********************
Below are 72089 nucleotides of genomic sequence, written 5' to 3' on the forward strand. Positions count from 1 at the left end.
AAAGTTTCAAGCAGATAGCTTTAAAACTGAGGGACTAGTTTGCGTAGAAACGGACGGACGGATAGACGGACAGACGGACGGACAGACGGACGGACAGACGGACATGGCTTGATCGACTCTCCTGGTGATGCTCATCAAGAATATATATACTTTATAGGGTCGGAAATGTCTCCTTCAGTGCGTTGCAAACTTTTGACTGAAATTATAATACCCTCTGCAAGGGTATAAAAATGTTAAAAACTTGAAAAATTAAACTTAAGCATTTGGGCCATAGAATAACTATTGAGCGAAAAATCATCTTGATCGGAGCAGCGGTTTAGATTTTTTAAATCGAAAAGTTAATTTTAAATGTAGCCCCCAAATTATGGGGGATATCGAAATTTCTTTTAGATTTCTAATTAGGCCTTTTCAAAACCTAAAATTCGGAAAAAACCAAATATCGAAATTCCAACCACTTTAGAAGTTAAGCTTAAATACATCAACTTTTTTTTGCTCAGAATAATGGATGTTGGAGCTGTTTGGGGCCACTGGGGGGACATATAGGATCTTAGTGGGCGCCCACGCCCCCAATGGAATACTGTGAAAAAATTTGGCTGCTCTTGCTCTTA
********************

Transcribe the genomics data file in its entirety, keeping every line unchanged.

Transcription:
Below are 72089 nucleotides of genomic sequence, written 5' to 3' on the forward strand. Positions count from 1 at the left end.
AAAGTTTCAAGCAGATAGCTTTAAAACTGAGGGACTAGTTTGCGTAGAAACGGACGGACGGATAGACGGACAGACGGACGGACAGACGGACGGACAGACGGACATGGCTTGATCGACTCTCCTGGTGATGCTCATCAAGAATATATATACTTTATAGGGTCGGAAATGTCTCCTTCAGTGCGTTGCAAACTTTTGACTGAAATTATAATACCCTCTGCAAGGGTATAAAAATGTTAAAAACTTGAAAAATTAAACTTAAGCATTTGGGCCATAGAATAACTATTGAGCGAAAAATCATCTTGATCGGAGCAGCGGTTTAGATTTTTTAAATCGAAAAGTTAATTTTAAATGTAGCCCCCAAATTATGGGGGATATCGAAATTTCTTTTAGATTTCTAATTAGGCCTTTTCAAAACCTAAAATTCGGAAAAAACCAAATATCGAAATTCCAACCACTTTAGAAGTTAAGCTTAAATACATCAACTTTTTTTTGCTCAGAATAATGGATGTTGGAGCTGTTTGGGGCCACTGGGGGGACATATAGGATCTTAGTGGGCGCCCACGCCCCCAATGGAATACTGTGAAAAAATTTGGCTGCTCTTGCTCTTA